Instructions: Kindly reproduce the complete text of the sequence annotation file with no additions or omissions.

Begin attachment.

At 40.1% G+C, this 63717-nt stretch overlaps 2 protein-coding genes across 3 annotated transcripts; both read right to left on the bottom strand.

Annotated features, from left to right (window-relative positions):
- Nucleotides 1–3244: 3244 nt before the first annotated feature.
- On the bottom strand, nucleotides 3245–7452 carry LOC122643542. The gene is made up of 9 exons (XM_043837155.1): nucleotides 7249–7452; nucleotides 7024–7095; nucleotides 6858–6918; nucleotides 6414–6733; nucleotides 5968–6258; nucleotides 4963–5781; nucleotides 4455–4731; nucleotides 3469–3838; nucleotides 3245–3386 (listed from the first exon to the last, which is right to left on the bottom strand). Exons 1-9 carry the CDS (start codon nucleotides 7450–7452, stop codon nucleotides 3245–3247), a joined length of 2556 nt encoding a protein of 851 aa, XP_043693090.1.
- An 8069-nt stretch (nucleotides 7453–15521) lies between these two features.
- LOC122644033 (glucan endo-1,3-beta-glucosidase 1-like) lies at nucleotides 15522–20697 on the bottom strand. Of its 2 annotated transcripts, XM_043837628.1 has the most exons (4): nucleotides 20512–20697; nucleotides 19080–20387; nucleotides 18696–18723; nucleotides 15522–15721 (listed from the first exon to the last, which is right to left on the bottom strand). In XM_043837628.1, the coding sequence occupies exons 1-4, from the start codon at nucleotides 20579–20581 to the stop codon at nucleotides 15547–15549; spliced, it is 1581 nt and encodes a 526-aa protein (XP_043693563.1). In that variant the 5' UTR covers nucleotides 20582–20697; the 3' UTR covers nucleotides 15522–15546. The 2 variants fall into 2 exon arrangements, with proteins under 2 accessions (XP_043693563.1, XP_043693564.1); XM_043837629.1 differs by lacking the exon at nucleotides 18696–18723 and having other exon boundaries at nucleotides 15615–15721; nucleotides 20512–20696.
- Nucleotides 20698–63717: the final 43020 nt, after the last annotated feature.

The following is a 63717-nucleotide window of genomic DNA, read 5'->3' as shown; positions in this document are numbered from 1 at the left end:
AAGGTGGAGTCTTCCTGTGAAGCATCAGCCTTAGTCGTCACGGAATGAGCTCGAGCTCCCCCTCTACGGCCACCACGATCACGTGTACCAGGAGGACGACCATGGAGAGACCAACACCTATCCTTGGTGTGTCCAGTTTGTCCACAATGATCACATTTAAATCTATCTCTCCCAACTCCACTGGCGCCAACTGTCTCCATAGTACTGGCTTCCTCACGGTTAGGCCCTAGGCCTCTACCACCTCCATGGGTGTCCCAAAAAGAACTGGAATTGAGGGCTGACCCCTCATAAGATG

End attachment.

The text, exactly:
At 40.1% G+C, this 63717-nt stretch overlaps 2 protein-coding genes across 3 annotated transcripts; both read right to left on the bottom strand.

Annotated features, from left to right (window-relative positions):
- Nucleotides 1–3244: 3244 nt before the first annotated feature.
- On the bottom strand, nucleotides 3245–7452 carry LOC122643542. The gene is made up of 9 exons (XM_043837155.1): nucleotides 7249–7452; nucleotides 7024–7095; nucleotides 6858–6918; nucleotides 6414–6733; nucleotides 5968–6258; nucleotides 4963–5781; nucleotides 4455–4731; nucleotides 3469–3838; nucleotides 3245–3386 (listed from the first exon to the last, which is right to left on the bottom strand). Exons 1-9 carry the CDS (start codon nucleotides 7450–7452, stop codon nucleotides 3245–3247), a joined length of 2556 nt encoding a protein of 851 aa, XP_043693090.1.
- An 8069-nt stretch (nucleotides 7453–15521) lies between these two features.
- LOC122644033 (glucan endo-1,3-beta-glucosidase 1-like) lies at nucleotides 15522–20697 on the bottom strand. Of its 2 annotated transcripts, XM_043837628.1 has the most exons (4): nucleotides 20512–20697; nucleotides 19080–20387; nucleotides 18696–18723; nucleotides 15522–15721 (listed from the first exon to the last, which is right to left on the bottom strand). In XM_043837628.1, the coding sequence occupies exons 1-4, from the start codon at nucleotides 20579–20581 to the stop codon at nucleotides 15547–15549; spliced, it is 1581 nt and encodes a 526-aa protein (XP_043693563.1). In that variant the 5' UTR covers nucleotides 20582–20697; the 3' UTR covers nucleotides 15522–15546. The 2 variants fall into 2 exon arrangements, with proteins under 2 accessions (XP_043693563.1, XP_043693564.1); XM_043837629.1 differs by lacking the exon at nucleotides 18696–18723 and having other exon boundaries at nucleotides 15615–15721; nucleotides 20512–20696.
- Nucleotides 20698–63717: the final 43020 nt, after the last annotated feature.

The following is a 63717-nucleotide window of genomic DNA, read 5'->3' as shown; positions in this document are numbered from 1 at the left end:
AAGGTGGAGTCTTCCTGTGAAGCATCAGCCTTAGTCGTCACGGAATGAGCTCGAGCTCCCCCTCTACGGCCACCACGATCACGTGTACCAGGAGGACGACCATGGAGAGACCAACACCTATCCTTGGTGTGTCCAGTTTGTCCACAATGATCACATTTAAATCTATCTCTCCCAACTCCACTGGCGCCAACTGTCTCCATAGTACTGGCTTCCTCACGGTTAGGCCCTAGGCCTCTACCACCTCCATGGGTGTCCCAAAAAGAACTGGAATTGAGGGCTGACCCCTCATAAGATG